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Syrian wheat crop to fall far short of forecast

The Syrian government has vastly overestimated the size of the country’s wheat crop, officials, traders and farmers told Reuters, indicating that a population that has endured unrelenting war could struggle to feed itself this year.

A large part of Syria’s agricultural heartland in the north has been under the control of Daesh (ISIS) since 2014, when the ultra-hard-line militant group swept through the area and established a de facto capital in Raqqa.

Many farmers have fled their land, with some saying they have not harvested crops for three years. While Daesh has been slowly driven back from their territory by U.S.-backed forces in recent weeks, the retreating militants have laid waste to agricultural infrastructure in the area, which produces the bulk of Syria’s main staple wheat.

The Syrian Agriculture Ministry’s wheat production forecast puts the 2017 crop at 2 million tons.

However officials in the Raqqa Civil Council (RCC), which is expected to govern the northern region if and when U.S.-backed forces defeat the militants, say the actual figure will be around half the government’s forecast.

“Production is weak. It won’t be 2 million tons,” said Omar Alloush, a senior official in the council. “Production this year for all of Syria will be about 1 million tons.”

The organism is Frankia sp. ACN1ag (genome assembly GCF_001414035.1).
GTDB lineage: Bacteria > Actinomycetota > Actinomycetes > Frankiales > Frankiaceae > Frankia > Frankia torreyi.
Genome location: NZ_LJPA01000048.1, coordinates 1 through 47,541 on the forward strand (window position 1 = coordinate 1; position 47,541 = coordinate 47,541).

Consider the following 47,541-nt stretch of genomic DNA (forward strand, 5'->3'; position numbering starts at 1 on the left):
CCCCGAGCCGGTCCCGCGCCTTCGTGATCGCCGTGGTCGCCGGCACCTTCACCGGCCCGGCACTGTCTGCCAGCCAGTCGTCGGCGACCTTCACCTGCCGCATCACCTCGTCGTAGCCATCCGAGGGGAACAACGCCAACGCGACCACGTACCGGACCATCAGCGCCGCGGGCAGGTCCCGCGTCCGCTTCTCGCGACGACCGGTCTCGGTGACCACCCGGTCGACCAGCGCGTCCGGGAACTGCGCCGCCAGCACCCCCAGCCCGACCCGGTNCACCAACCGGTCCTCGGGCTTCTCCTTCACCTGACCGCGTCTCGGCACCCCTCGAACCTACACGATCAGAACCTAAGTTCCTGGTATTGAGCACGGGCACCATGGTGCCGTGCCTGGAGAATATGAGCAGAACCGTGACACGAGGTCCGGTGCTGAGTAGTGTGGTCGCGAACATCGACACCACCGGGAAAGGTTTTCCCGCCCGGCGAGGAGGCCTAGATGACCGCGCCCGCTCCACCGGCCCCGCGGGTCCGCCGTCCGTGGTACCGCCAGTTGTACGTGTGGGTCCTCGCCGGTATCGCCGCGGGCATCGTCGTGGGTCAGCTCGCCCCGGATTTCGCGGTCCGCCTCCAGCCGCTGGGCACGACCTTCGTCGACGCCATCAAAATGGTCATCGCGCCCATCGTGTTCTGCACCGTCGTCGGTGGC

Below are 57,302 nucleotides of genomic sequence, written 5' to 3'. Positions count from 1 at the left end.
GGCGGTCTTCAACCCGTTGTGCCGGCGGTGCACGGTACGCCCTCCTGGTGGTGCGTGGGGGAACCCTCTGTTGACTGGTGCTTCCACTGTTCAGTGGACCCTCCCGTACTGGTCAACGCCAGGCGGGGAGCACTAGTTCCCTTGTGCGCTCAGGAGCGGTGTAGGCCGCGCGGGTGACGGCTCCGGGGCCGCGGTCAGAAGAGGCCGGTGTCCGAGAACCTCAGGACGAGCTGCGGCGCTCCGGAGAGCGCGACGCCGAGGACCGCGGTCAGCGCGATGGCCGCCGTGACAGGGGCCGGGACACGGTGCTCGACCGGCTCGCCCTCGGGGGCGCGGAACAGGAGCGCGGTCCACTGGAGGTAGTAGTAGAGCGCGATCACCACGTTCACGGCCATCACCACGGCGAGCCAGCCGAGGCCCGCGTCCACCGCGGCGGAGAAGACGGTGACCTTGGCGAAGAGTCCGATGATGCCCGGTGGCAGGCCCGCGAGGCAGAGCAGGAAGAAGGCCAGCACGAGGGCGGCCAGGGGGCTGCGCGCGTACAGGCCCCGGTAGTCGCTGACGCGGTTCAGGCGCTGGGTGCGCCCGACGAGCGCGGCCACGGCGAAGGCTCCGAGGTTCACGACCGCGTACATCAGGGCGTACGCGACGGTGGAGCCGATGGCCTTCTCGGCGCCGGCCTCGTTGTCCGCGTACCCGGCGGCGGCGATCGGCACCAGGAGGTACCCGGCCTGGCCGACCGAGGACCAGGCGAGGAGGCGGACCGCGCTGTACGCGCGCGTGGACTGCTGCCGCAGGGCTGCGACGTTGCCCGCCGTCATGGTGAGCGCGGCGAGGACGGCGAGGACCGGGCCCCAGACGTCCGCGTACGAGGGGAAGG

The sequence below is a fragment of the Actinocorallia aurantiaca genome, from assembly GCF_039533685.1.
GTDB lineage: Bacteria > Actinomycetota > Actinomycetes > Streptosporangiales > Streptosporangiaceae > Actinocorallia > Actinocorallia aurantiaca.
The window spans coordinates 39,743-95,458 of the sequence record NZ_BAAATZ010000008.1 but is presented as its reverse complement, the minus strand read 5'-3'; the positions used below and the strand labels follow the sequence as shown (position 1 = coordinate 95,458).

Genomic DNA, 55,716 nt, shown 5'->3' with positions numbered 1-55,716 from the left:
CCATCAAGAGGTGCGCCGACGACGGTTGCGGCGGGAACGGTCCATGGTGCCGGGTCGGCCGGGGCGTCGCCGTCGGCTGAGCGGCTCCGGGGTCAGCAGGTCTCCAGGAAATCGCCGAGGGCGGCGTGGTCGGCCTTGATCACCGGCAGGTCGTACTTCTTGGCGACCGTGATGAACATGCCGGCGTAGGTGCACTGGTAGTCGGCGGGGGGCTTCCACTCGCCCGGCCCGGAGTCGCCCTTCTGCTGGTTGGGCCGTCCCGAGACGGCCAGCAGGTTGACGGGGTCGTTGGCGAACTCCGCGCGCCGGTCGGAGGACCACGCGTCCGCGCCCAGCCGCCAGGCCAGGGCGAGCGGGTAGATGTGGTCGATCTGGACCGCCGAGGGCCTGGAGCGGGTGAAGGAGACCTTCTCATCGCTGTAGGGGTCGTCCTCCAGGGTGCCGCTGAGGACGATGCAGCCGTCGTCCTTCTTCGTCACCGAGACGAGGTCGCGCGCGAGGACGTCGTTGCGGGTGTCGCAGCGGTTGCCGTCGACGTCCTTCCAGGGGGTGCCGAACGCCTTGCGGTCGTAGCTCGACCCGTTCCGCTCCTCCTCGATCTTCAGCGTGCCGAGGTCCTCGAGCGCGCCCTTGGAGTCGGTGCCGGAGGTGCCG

This was corroborated by a government source, who said the actual figure for the wheat harvest, which began this month would be far removed from the ministry’s projection. “The real figures will be obvious in another three weeks or so when the buying season is in full force, but I can say for sure it will be much lower than 2 million,” the person said.

While President Bashar Assad has scored vital battlefield gains against rebels seeking to oust him – in a 6-year-old civil war separate from the Daesh battle – he is under pressure to ensure supplies of strategic commodities such as wheat keep flowing to supporters in areas under his control and avoid the risk of unrest.

His government needs about 1 to 1.5 million tons of wheat annually to feed those areas.

The Agriculture Ministry could not be reached for comment.

Syria used to produce 4 million tons in a good year and was able to export 1.5 million tons. The fall in output has put Assad’s government under increasing pressure to import the strategic grain.

Syria’s state wheat buyer, the General Establishment for Cereal Processing and Trade (Hoboob), struck a risky deal in October to buy 1 million tons of wheat from a little known Russian firm to feed government-held areas and prevent bread shortages after the sharp drop in national wheat production.

No wheat from that deal has arrived yet and traders have said it is in jeopardy.

Reuters interviews with farmers and traders inside and outside Syria, as well as the RCC officials, suggest the country will be facing a food crisis for years to come and that there is little prospect in sight of wheat output returning to anywhere near the levels seen before the civil war.


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